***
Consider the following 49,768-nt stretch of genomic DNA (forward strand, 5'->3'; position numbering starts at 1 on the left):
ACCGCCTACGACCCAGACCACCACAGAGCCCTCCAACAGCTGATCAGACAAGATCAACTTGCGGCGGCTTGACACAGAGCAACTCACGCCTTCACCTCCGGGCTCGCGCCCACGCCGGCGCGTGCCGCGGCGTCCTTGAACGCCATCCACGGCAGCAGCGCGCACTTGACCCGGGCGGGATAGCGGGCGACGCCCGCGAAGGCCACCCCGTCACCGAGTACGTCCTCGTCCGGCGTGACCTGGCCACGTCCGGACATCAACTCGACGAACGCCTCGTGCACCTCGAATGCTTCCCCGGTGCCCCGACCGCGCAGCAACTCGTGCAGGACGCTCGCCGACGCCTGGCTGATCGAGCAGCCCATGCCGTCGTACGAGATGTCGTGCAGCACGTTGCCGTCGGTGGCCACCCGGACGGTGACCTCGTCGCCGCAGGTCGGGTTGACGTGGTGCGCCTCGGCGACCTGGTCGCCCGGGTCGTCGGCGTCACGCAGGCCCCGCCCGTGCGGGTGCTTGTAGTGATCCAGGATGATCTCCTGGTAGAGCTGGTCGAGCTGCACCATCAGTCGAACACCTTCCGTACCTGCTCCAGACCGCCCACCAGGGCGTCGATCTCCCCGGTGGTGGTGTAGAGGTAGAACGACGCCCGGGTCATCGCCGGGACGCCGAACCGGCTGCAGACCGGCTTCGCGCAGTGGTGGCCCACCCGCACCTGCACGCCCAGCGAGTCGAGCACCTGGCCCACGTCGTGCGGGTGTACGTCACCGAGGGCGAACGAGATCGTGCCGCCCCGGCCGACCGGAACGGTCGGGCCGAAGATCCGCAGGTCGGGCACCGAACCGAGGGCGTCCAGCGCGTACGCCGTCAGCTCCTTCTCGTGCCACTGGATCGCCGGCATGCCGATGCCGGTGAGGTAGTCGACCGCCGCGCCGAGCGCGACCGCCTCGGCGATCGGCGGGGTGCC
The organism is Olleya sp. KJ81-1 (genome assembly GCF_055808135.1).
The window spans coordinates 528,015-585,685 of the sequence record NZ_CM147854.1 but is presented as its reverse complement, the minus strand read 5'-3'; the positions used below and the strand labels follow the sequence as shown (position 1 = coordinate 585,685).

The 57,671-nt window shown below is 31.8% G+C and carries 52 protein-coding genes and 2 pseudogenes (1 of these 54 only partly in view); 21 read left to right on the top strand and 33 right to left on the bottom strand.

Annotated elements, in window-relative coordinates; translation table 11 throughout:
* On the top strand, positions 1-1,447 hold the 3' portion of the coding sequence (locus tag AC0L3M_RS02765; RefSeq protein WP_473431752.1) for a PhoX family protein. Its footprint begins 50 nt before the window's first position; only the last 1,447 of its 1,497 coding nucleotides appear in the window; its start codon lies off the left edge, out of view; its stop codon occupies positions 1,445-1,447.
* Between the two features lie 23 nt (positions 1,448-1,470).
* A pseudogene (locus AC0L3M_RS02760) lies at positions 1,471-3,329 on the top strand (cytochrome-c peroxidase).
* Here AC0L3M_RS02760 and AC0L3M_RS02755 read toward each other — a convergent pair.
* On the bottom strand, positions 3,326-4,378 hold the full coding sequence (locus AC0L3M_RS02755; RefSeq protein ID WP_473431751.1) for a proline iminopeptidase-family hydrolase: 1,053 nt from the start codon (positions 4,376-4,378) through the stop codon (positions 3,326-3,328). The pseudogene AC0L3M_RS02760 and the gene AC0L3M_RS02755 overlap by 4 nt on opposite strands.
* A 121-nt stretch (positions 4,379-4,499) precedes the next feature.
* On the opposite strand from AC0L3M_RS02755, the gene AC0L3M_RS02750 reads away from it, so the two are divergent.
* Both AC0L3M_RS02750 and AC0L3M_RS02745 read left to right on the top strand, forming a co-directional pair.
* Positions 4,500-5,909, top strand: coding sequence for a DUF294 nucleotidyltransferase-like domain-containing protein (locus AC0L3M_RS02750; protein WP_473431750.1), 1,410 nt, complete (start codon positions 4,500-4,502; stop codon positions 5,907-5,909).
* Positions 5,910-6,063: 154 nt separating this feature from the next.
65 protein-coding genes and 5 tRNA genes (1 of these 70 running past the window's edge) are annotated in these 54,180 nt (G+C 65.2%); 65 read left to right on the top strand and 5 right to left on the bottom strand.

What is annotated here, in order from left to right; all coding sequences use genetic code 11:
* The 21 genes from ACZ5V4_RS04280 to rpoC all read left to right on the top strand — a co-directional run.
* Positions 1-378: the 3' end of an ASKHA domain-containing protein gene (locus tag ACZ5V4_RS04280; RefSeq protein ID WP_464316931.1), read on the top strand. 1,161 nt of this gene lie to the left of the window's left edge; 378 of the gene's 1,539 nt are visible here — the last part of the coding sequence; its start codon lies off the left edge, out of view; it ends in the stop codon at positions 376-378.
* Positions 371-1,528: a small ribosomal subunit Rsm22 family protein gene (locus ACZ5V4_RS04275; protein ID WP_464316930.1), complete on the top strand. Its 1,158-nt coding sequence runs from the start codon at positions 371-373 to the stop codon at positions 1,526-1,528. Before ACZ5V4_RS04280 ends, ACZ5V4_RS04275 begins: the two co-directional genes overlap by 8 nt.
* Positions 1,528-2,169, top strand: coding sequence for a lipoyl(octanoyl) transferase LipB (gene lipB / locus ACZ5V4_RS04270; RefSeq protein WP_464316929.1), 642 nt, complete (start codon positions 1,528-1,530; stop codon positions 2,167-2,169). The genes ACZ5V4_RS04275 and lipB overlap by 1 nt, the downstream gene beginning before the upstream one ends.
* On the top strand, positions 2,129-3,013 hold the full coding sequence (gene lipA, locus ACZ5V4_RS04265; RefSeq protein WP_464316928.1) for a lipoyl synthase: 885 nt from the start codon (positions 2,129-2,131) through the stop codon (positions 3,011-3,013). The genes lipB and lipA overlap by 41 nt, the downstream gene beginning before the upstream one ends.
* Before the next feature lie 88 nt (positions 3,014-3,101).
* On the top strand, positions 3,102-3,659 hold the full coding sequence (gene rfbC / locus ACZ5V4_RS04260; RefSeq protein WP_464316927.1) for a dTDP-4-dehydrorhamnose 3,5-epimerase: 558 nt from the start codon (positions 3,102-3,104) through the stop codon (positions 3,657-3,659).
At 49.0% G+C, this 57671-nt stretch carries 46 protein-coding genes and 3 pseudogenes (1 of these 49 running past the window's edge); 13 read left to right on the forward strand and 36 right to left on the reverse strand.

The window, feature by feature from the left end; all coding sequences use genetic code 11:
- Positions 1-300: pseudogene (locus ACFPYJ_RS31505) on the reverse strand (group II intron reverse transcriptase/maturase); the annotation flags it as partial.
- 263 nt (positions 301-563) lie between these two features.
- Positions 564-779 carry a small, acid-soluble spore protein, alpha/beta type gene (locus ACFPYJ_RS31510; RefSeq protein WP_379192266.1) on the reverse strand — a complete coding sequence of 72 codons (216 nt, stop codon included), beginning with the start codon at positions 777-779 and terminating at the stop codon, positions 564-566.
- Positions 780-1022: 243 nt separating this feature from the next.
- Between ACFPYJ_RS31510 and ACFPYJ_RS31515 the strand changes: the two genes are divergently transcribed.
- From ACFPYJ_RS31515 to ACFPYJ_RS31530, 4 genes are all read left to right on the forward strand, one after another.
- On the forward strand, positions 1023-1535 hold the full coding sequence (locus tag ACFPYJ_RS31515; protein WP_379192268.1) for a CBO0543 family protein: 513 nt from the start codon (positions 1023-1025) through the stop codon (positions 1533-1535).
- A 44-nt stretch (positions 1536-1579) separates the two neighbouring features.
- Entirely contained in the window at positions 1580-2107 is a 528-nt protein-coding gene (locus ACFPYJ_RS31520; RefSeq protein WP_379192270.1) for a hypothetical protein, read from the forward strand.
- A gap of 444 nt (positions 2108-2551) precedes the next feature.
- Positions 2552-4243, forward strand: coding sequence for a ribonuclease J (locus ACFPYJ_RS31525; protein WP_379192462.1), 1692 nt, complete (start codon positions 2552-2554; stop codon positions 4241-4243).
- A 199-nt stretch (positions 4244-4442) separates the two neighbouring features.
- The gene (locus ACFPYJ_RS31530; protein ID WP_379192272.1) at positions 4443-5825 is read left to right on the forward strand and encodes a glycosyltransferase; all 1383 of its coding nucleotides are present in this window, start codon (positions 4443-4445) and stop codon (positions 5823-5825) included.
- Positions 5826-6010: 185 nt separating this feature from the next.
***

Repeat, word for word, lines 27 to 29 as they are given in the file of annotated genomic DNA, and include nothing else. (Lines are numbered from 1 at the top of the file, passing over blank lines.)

The window, feature by feature from the left end; all coding sequences use genetic code 11:
- Positions 1-300: pseudogene (locus ACFPYJ_RS31505) on the reverse strand (group II intron reverse transcriptase/maturase); the annotation flags it as partial.
- 263 nt (positions 301-563) lie between these two features.